Hotel Continental is a hotel in Oslo, Norway, that opened in 1900.
The background story of the Continental is like an old fairytale, about a young couple, who through their hard work and entrepreneurship created a monument that will live for many years. It all started in Sweden in 1860, with the birth of Caroline Boman. Her family was poor, and instead of emigrating to America, something that was customary at the time, she crossed the border from Sweden to Christiania, now Oslo Norway in 1887, where she got a job as a cook. Four years later, she married Christian Hansen, who was from Oslo and worked as a waiter.
Hotel Continental and Theatercaféen opened in 1900, right after the opening of the National Theatre. The business was originally owned by Foss Brewery, but was run by different tenants who all had to give up. Caroline and Christian Boman Hansen took over the lease in 1909, and within only three years they were able to purchase the establishment.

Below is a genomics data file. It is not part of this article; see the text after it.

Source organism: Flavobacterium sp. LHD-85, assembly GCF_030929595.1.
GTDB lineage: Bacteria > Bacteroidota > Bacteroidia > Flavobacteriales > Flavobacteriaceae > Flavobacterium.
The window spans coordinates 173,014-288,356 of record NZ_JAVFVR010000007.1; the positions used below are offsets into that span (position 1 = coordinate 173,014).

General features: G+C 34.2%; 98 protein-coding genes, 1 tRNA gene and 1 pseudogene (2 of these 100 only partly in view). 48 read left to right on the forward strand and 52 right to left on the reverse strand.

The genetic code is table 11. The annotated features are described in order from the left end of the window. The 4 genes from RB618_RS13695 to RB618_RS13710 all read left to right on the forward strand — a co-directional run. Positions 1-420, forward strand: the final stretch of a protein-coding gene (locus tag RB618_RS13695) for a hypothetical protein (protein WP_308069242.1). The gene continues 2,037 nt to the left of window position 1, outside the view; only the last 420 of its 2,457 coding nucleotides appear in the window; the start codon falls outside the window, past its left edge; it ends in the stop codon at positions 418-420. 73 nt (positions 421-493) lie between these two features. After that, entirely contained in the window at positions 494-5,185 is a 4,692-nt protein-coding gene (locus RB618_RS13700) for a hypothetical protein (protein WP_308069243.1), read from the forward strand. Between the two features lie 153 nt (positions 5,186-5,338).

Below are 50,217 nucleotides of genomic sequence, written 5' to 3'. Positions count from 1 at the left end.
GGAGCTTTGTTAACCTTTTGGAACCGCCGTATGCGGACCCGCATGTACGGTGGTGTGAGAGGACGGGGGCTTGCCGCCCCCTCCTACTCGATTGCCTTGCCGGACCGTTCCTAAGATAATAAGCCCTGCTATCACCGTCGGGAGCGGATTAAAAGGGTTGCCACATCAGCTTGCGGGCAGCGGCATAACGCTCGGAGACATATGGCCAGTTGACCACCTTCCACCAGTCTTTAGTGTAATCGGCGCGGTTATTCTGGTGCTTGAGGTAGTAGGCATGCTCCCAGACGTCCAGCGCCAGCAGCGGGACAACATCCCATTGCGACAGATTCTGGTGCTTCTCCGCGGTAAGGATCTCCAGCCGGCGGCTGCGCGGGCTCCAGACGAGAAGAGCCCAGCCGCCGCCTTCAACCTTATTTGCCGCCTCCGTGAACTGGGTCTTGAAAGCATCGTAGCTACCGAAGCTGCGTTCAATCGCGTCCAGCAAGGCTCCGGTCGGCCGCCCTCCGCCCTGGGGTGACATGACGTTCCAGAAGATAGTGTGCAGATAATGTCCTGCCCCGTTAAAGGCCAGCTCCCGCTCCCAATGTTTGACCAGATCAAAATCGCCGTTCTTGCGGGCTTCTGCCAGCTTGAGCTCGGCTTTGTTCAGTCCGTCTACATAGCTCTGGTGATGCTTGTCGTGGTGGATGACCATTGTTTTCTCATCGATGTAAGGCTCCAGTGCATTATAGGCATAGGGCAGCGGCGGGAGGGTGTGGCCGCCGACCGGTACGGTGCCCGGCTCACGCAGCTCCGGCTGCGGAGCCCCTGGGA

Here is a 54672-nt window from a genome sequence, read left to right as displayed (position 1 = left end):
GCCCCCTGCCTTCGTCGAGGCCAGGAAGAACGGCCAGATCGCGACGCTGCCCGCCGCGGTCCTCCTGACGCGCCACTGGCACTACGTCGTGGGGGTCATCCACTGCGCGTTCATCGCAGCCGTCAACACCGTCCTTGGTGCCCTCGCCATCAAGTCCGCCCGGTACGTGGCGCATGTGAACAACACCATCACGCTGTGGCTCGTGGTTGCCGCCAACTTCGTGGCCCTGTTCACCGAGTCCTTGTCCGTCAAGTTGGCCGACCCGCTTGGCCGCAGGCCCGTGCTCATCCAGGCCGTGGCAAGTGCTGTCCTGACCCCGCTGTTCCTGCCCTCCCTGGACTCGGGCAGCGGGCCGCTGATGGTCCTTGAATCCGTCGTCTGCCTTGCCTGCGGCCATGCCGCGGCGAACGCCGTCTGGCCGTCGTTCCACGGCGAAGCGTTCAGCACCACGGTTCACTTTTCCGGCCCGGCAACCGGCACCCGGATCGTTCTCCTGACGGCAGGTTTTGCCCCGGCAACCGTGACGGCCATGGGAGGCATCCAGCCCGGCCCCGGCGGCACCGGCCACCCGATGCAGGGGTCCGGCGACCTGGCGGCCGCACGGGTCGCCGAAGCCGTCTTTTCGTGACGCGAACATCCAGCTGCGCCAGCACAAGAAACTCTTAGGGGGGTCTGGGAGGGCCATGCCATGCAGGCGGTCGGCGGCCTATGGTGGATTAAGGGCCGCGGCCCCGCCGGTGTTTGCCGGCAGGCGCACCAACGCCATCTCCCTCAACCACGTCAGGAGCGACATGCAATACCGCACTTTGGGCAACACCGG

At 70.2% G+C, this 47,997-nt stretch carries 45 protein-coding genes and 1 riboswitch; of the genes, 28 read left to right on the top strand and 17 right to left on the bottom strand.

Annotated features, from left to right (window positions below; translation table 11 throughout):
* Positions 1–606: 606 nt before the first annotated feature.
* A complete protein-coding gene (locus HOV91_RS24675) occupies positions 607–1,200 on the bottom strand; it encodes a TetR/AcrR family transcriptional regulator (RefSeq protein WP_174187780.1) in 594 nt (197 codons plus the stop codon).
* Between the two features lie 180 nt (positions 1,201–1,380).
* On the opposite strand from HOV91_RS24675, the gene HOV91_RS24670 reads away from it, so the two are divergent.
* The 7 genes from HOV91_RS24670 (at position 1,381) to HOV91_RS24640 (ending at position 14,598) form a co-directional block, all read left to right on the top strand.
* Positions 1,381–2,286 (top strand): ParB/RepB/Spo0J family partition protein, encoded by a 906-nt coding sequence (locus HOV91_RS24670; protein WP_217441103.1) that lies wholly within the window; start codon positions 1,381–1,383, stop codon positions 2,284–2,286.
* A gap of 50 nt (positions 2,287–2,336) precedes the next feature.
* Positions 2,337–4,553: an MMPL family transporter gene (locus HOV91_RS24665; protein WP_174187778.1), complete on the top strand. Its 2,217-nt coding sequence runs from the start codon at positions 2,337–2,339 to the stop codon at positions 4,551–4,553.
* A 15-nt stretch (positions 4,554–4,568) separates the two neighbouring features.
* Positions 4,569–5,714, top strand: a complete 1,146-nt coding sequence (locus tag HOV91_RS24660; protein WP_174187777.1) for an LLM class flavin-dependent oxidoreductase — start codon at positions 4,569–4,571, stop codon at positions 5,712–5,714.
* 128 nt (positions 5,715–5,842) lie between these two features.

In 1932 and 1961 respectively the hotel and restaurant was expanded, and now occupies a whole block centrally located in the center of Oslo. Through four generations the same family has built and developed the hotel and the restaurants into what the establishment is today. Elisabeth C. Brochmann is the current and fourth generation owner. In 1985 she took over the daily operations from her mother Ellen Brochmann.
The Hotel Continental offers 155 individually furnished rooms, many of which are newly renovated. The hotel is a 5 star property of high international standard, and is the only Norwegian member of The Leading Hotels of the World.
The renowned restaurant Theatercaféen is part of the establishment. This newly renovated wiener-café is listed on the New York Times list of the world’s most famous Vienna-styled cafes. The hotel’s gourmet restaurant Eik Annen Etage is run by renowned chef Ole Jonny Eikefjord in partnership with investor Petter Stordalen. Hotel Continental has an extensive art collection, and in the lobby bar “Dagligstuen” there is a large collection of prints by Edvard Munch. In addition, the hotel has conference and banqueting facilities with the capacity of up to 300 guests.